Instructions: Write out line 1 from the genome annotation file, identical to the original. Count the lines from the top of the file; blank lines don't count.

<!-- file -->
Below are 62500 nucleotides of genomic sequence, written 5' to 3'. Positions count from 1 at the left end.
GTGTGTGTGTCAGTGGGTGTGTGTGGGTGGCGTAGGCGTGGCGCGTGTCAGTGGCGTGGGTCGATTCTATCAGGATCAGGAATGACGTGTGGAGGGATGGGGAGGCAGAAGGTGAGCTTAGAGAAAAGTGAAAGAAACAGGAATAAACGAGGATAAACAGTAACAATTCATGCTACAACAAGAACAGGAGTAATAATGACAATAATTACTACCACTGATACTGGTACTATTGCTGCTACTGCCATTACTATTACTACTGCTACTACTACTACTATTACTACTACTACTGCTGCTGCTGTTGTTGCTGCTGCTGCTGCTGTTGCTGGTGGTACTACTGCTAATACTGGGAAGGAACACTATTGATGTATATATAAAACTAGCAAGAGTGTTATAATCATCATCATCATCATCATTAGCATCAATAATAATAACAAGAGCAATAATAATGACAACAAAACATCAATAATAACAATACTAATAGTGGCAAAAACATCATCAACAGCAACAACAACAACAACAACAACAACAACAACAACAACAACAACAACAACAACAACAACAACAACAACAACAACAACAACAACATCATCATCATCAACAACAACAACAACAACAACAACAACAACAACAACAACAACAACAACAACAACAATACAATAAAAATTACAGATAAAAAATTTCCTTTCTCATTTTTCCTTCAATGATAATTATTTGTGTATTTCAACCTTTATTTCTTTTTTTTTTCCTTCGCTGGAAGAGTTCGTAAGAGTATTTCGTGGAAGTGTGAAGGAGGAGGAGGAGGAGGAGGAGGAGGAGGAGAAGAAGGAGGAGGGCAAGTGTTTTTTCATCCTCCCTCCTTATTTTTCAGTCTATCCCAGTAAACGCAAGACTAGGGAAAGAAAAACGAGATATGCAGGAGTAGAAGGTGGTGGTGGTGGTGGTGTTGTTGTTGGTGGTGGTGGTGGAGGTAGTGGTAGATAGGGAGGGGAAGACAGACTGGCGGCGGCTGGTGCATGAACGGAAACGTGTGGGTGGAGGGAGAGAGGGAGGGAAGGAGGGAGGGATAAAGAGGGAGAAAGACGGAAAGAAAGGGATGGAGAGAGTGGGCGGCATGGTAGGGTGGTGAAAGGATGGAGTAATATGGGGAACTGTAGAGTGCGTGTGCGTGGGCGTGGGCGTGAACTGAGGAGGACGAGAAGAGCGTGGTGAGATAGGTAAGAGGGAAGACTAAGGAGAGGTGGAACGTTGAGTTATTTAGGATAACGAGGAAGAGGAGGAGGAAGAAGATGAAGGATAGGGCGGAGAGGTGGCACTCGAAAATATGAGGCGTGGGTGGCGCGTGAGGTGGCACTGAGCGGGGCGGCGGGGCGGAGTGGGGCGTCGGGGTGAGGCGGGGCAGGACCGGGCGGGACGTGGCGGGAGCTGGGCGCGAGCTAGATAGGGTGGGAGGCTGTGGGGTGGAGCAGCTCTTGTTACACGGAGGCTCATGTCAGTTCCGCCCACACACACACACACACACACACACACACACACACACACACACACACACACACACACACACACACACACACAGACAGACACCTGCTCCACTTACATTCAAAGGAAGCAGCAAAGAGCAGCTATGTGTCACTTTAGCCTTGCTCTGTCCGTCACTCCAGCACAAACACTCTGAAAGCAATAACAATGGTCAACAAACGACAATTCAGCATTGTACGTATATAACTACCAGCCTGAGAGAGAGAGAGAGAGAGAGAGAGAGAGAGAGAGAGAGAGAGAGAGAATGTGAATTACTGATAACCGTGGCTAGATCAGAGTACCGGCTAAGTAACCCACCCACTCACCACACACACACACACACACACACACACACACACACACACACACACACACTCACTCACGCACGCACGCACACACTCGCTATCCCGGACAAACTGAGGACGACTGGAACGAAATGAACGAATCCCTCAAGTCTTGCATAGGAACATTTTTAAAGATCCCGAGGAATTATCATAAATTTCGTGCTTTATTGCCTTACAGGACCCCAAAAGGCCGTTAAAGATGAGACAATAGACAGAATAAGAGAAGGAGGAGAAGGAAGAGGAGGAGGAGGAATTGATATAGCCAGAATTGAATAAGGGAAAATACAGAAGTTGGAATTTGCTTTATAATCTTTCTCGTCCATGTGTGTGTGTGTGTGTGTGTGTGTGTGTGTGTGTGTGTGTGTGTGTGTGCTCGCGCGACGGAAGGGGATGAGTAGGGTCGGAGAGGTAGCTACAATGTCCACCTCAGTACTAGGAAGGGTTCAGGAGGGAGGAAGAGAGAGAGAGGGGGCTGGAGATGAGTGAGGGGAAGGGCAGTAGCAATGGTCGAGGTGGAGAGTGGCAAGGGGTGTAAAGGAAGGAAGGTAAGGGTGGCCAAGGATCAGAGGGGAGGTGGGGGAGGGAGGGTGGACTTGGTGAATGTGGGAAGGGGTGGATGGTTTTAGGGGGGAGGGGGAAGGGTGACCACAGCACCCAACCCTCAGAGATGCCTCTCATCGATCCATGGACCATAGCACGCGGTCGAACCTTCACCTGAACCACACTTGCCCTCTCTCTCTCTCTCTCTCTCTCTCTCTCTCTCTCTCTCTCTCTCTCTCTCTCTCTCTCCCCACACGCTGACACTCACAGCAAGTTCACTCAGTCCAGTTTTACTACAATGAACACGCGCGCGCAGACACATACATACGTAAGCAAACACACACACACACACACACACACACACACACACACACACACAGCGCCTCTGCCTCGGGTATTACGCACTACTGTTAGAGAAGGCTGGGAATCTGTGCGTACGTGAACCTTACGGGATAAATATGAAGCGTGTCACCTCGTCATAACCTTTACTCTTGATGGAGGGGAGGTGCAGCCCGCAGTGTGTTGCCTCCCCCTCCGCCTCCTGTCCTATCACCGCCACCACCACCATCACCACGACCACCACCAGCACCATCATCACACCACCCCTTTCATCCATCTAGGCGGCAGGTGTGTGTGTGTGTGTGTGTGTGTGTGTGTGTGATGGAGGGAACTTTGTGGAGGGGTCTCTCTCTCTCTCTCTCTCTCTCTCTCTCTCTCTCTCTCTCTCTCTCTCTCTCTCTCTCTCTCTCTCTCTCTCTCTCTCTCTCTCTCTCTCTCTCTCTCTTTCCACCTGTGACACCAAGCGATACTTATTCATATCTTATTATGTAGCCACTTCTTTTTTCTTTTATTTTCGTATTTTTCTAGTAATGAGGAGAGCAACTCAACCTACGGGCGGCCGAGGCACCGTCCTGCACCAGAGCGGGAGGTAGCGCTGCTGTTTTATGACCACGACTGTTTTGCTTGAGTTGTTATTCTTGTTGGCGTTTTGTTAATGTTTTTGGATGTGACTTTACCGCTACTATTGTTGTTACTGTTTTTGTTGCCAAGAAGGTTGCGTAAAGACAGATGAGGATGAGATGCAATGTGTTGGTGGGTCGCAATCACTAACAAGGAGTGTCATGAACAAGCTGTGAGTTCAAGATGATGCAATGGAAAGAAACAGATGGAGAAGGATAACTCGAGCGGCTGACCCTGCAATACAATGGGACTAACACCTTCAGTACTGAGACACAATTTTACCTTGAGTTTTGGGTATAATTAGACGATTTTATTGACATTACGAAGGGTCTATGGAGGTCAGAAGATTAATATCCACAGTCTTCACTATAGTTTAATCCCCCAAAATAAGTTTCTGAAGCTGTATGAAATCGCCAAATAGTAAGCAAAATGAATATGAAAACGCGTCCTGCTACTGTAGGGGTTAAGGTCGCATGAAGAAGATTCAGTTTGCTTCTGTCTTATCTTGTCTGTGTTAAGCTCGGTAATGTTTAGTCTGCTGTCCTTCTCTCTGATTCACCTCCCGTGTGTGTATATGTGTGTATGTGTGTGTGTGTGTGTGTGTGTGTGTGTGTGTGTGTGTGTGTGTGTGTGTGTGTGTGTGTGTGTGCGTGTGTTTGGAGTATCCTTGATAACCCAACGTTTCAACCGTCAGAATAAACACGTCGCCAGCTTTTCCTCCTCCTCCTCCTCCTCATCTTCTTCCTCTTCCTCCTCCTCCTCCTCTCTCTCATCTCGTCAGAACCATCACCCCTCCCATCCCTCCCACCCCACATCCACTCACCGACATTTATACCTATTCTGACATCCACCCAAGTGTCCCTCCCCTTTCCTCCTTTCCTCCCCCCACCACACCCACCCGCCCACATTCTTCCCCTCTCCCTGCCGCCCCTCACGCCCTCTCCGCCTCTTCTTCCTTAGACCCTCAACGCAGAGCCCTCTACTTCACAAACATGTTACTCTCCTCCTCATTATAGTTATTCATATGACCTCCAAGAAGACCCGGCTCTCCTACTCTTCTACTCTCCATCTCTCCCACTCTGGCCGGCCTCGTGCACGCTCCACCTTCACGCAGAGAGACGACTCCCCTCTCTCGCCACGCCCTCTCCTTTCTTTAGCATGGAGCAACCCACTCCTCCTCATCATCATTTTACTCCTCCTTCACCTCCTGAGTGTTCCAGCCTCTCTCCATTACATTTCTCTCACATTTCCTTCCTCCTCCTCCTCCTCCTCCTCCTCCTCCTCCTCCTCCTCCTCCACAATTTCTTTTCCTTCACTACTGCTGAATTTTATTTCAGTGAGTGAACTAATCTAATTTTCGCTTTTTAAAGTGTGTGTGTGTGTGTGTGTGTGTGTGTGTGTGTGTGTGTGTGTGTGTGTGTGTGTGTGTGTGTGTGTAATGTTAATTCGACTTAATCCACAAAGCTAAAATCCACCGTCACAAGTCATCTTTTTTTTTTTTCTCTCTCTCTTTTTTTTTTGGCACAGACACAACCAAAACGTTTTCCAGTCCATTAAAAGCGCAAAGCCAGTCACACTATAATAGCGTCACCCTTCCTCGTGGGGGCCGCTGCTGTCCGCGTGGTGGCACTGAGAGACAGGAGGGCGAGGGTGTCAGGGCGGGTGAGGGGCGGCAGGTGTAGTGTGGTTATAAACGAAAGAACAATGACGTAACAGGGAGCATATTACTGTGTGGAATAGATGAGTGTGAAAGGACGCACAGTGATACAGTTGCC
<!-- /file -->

Below are 62500 nucleotides of genomic sequence, written 5' to 3'. Positions count from 1 at the left end.